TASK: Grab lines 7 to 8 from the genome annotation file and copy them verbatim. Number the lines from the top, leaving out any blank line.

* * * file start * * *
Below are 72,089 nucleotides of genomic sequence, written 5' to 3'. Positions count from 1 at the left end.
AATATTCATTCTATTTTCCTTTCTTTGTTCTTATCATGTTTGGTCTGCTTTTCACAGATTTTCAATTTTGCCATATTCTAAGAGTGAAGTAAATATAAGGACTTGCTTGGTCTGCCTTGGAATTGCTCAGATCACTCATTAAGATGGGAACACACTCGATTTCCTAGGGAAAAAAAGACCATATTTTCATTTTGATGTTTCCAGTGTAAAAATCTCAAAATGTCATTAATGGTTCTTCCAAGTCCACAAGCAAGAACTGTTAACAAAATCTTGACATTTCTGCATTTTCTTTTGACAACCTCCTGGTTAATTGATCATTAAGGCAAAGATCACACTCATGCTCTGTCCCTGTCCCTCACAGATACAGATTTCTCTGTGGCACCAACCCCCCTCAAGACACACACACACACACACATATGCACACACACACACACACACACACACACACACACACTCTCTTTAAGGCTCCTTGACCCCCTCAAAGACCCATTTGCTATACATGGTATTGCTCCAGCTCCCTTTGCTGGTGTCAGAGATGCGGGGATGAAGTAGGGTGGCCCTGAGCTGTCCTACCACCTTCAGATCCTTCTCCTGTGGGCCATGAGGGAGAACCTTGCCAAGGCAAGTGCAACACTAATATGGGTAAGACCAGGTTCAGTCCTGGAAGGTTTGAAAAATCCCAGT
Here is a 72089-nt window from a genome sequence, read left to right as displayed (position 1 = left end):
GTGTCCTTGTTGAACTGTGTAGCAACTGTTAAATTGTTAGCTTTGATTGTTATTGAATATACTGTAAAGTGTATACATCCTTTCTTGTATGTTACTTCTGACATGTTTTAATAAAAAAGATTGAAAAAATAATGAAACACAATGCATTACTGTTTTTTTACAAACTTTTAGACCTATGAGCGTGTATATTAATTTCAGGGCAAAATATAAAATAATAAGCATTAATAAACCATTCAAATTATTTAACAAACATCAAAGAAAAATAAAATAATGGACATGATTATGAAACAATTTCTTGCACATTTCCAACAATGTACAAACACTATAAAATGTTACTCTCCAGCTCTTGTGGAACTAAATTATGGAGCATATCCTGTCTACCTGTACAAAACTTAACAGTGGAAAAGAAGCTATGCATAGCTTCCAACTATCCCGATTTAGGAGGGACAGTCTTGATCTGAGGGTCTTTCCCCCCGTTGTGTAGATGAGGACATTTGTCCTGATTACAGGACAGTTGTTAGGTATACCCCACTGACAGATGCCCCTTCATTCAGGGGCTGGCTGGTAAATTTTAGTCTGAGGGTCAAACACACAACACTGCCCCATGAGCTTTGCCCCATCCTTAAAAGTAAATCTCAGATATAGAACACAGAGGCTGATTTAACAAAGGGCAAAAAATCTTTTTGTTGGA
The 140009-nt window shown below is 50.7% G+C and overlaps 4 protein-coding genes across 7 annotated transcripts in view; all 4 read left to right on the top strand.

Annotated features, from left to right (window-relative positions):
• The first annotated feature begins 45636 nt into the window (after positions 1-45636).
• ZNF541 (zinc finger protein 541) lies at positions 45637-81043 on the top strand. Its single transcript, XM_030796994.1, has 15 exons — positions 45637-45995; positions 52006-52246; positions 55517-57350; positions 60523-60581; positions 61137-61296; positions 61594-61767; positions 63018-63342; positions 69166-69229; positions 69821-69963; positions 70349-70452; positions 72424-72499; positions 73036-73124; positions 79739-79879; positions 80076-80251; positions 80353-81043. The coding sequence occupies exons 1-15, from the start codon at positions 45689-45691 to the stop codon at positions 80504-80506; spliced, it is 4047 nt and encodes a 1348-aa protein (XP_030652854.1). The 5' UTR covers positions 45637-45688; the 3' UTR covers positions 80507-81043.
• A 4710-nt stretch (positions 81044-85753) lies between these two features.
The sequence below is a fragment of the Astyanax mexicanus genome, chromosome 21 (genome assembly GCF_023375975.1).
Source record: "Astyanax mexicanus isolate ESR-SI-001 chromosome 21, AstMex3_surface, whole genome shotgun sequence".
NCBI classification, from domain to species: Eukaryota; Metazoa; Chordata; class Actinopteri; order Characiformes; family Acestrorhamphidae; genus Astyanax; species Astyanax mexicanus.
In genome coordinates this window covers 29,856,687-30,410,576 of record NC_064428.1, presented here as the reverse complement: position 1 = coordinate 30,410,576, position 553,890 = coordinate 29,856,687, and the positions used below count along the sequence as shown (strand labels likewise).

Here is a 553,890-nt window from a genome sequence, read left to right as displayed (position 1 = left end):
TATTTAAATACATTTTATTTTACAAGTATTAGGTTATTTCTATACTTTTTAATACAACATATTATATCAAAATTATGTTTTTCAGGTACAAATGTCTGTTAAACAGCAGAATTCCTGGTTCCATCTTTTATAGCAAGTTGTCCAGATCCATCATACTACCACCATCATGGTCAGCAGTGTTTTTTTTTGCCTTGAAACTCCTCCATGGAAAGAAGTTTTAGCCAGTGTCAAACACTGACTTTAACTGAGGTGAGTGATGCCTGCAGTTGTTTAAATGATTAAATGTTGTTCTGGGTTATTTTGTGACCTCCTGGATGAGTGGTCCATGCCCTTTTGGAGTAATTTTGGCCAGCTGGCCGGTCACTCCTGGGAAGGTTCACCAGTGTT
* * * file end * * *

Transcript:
• The first annotated feature begins 45636 nt into the window (after positions 1-45636).
• ZNF541 (zinc finger protein 541) lies at positions 45637-81043 on the top strand. Its single transcript, XM_030796994.1, has 15 exons — positions 45637-45995; positions 52006-52246; positions 55517-57350; positions 60523-60581; positions 61137-61296; positions 61594-61767; positions 63018-63342; positions 69166-69229; positions 69821-69963; positions 70349-70452; positions 72424-72499; positions 73036-73124; positions 79739-79879; positions 80076-80251; positions 80353-81043. The coding sequence occupies exons 1-15, from the start codon at positions 45689-45691 to the stop codon at positions 80504-80506; spliced, it is 4047 nt and encodes a 1348-aa protein (XP_030652854.1). The 5' UTR covers positions 45637-45688; the 3' UTR covers positions 80507-81043.